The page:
“What is REAL?” asked the Rabbit one day, when they were lying side by side near the nursery fender, before Nana came to tidy the room. “Does it mean having things that buzz inside you and a stick-out handle?”
“Real isn’t how you are made,” said the Skin Horse. “It’s a thing that happens to you. When a child loves you for a long, long time, not just to play with, but REALLY loves you, then you become Real.”
“Does it hurt?” asked the Rabbit.
“Sometimes,” said the Skin Horse, for he was always truthful. “When you are Real you don’t mind being hurt.”
“Does it happen all at once, like being wound up,” he asked, “or bit by bit?”
“It doesn’t happen all at once,” said the Skin Horse. “You become. It takes a long time. That’s why it doesn’t happen often to people who break easily, or have sharp edges, or who have to be carefully kept. Generally, by the time you are Real, most of your hair has been loved off, and your eyes drop out and you get loose in the joints and very shabby. But these things don’t matter at all, because once you are Real you can’t be ugly, except to people who don’t understand.”
A couple days ago, Lydia and I were reading The Velveteen Rabbit. As I read those words to her, tears toppled over my eyelids. I remember my grandmother reading those same words over and over to me, and I thought about my own sweet girl and her beloved pink kitty cat with the faded fabric and tattered tail. This world glamorizes new and shiny, glossy and first edition. But Love isn’t slick or polished or gleaming. Love is messy and dirty and bloody and ragged. And the greatest example of Love left heaven to enter our mess, hung on a cross to save us and rose from the dead to give us victory. This weekend I will celebrate Love that changed my life. Love that changed my marriage. Love that changed my parenting. Love that changed my every interaction in life.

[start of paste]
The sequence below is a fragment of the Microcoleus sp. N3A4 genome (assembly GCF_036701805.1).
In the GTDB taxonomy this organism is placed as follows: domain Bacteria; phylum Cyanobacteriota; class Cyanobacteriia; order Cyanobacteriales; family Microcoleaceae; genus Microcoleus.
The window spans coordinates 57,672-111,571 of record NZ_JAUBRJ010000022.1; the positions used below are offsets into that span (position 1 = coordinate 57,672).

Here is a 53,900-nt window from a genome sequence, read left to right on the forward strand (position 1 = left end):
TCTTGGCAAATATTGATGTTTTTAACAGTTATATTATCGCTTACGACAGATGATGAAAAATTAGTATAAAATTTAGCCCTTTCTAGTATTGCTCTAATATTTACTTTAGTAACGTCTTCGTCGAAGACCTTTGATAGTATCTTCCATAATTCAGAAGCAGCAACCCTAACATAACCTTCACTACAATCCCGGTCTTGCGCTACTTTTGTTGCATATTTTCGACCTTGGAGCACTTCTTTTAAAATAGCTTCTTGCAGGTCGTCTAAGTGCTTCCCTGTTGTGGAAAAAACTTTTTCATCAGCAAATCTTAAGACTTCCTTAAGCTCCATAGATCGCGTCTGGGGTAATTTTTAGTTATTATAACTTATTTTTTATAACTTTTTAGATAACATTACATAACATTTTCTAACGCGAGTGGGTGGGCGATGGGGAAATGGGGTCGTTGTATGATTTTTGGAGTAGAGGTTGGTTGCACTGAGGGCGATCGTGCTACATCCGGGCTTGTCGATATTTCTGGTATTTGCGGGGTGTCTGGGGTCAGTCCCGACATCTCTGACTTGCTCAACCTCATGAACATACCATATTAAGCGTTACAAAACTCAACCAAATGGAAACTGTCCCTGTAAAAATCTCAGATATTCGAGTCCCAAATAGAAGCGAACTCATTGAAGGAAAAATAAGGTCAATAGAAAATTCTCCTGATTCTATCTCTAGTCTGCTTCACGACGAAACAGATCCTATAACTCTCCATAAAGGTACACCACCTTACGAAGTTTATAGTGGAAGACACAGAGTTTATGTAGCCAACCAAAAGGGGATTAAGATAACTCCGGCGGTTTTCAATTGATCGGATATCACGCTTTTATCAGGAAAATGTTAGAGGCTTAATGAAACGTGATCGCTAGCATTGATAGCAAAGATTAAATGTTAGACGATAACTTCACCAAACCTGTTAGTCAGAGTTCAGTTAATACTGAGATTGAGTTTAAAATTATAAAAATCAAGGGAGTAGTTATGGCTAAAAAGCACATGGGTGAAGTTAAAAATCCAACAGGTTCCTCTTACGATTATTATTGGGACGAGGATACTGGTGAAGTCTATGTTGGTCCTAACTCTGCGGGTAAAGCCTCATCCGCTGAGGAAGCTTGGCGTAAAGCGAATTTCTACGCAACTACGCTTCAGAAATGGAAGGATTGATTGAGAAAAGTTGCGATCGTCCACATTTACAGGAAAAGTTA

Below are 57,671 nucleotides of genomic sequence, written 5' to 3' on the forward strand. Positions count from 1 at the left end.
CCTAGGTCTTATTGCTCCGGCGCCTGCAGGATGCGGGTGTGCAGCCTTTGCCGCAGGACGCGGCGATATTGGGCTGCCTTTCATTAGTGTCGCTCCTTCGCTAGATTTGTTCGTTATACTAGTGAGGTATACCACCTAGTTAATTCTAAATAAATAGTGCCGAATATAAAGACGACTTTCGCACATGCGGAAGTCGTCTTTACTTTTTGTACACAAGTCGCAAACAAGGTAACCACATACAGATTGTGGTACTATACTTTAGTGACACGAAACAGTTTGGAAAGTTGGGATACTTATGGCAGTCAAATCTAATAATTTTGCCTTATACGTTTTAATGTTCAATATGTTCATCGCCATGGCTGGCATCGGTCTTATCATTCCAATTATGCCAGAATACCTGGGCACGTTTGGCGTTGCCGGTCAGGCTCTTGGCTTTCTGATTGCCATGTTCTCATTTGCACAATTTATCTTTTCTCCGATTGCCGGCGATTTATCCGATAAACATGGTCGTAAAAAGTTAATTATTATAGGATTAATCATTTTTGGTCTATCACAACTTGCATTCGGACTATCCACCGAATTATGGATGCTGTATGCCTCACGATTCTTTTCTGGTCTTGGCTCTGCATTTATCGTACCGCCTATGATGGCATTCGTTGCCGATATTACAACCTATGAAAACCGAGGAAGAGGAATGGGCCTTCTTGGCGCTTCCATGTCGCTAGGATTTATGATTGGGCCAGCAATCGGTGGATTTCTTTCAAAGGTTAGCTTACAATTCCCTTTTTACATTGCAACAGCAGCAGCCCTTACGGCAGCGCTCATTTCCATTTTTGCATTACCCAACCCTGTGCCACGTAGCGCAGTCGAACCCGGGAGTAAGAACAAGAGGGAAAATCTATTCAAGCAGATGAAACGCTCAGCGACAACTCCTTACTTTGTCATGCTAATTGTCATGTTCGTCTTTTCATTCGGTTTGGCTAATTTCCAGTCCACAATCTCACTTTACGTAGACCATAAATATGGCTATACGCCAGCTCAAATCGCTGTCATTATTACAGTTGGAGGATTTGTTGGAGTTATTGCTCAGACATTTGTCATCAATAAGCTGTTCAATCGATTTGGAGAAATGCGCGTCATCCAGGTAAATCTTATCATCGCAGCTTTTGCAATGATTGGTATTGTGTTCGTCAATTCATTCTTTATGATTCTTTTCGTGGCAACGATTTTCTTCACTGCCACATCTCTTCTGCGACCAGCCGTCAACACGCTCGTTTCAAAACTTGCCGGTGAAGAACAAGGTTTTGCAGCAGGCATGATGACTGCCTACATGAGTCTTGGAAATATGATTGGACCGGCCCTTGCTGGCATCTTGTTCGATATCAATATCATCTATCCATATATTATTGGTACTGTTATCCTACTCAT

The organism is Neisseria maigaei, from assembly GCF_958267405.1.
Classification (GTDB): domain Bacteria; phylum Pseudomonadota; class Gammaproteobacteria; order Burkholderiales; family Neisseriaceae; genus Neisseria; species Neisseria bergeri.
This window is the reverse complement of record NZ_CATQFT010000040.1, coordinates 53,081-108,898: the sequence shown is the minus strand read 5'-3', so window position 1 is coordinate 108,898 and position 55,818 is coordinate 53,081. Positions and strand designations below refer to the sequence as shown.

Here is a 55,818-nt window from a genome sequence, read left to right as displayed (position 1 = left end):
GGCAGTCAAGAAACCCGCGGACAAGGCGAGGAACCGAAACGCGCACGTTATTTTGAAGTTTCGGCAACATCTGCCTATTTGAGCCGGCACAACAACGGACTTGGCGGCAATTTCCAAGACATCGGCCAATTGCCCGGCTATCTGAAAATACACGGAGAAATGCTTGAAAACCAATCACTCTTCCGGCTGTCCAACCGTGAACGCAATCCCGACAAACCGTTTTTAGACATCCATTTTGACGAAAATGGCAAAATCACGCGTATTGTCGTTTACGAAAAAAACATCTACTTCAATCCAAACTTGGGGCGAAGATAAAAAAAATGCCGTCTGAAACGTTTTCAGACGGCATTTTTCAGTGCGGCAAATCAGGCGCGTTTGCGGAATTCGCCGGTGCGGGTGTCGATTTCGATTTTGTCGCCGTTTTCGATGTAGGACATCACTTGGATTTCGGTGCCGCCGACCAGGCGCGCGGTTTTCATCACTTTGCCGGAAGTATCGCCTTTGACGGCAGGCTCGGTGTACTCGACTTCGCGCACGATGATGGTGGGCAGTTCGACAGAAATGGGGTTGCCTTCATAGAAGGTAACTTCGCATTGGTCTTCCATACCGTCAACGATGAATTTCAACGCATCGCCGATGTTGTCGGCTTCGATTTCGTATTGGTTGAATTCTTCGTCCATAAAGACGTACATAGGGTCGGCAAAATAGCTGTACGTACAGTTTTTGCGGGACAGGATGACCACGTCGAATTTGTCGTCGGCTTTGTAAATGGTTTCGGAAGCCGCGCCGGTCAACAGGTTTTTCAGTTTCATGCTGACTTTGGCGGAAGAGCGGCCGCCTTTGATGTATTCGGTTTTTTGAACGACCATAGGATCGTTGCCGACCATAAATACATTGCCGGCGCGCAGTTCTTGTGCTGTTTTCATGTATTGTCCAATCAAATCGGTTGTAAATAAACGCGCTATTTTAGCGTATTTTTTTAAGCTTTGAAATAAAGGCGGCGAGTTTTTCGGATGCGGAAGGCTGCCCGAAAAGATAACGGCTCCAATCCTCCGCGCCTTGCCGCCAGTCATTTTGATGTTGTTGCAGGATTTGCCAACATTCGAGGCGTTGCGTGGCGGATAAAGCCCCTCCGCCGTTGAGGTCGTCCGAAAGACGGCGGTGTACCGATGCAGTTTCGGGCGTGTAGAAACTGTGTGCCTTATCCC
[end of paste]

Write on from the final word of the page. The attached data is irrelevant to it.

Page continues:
I don’t want to get to the end of my life and look like I’m a well-preserved version of my twenty-year-old self. I want to look like Love, and that means I’m going to keep getting messy. Messy looks like vulnerability and facing fear and pressing on. It looks like seeing people for their heart and their place in God’s Great Story. Messy looks like pain and sacrifice and holding on to hope. Messy looks like Love.
We chase beauty that can be bought in a jar or a syringe, but nothing is more beautiful than Love poured out. Christ entered our mess, our struggles and temptations, our pain and tears, our everything. And He entered our death so that we could be free to live. And free to get messy showing others how much He Loves.
Since the children are made of flesh and blood, it’s logical that the Savior took on flesh and blood in order to rescue them by his death. By embracing death, taking it into himself, he destroyed the devil’s hold on death and freed all who cower through life; scared to death of death.
It’s obvious, of course, that he didn’t go to all this trouble for angels. It was for people like us, children of Abraham. That’s why he had to enter into every detail of human life. Then, when he came before God as high priest to get rid of people’s sins, he would have already experienced it all himself–all the pain, all the testing–and would be able to help where help was needed.
Hebrews 2:14-18, The Message